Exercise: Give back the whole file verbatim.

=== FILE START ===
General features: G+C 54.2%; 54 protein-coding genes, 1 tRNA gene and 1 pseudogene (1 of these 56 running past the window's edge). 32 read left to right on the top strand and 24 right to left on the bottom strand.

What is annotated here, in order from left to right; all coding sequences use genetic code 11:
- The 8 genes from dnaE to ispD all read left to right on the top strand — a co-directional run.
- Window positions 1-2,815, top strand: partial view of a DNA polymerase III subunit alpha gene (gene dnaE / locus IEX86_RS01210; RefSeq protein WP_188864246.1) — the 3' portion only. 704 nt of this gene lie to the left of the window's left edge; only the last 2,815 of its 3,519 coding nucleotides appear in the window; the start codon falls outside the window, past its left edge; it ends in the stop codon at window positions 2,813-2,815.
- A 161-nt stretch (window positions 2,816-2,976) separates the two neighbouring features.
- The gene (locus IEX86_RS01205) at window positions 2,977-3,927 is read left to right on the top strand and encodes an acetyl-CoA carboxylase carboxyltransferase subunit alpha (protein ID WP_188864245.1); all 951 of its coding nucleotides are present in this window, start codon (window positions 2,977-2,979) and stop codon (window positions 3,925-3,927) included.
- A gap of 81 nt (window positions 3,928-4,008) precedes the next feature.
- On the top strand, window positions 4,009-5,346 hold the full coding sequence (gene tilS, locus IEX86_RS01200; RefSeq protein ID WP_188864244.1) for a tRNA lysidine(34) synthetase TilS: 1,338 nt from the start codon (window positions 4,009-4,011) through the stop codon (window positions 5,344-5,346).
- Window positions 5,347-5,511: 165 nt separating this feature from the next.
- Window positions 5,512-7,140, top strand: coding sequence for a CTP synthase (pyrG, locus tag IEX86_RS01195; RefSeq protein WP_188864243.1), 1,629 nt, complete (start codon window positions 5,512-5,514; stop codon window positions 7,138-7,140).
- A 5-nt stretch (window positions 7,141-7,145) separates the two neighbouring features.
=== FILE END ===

General features: G+C 54.2%; 54 protein-coding genes, 1 tRNA gene and 1 pseudogene (1 of these 56 running past the window's edge). 32 read left to right on the top strand and 24 right to left on the bottom strand.

What is annotated here, in order from left to right; all coding sequences use genetic code 11:
- The 8 genes from dnaE to ispD all read left to right on the top strand — a co-directional run.
- Window positions 1-2,815, top strand: partial view of a DNA polymerase III subunit alpha gene (gene dnaE / locus IEX86_RS01210; RefSeq protein WP_188864246.1) — the 3' portion only. 704 nt of this gene lie to the left of the window's left edge; only the last 2,815 of its 3,519 coding nucleotides appear in the window; the start codon falls outside the window, past its left edge; it ends in the stop codon at window positions 2,813-2,815.
- A 161-nt stretch (window positions 2,816-2,976) separates the two neighbouring features.
- The gene (locus IEX86_RS01205) at window positions 2,977-3,927 is read left to right on the top strand and encodes an acetyl-CoA carboxylase carboxyltransferase subunit alpha (protein ID WP_188864245.1); all 951 of its coding nucleotides are present in this window, start codon (window positions 2,977-2,979) and stop codon (window positions 3,925-3,927) included.
- A gap of 81 nt (window positions 3,928-4,008) precedes the next feature.
- On the top strand, window positions 4,009-5,346 hold the full coding sequence (gene tilS, locus IEX86_RS01200; RefSeq protein ID WP_188864244.1) for a tRNA lysidine(34) synthetase TilS: 1,338 nt from the start codon (window positions 4,009-4,011) through the stop codon (window positions 5,344-5,346).
- Window positions 5,347-5,511: 165 nt separating this feature from the next.
- Window positions 5,512-7,140, top strand: coding sequence for a CTP synthase (pyrG, locus tag IEX86_RS01195; RefSeq protein WP_188864243.1), 1,629 nt, complete (start codon window positions 5,512-5,514; stop codon window positions 7,138-7,140).
- A 5-nt stretch (window positions 7,141-7,145) separates the two neighbouring features.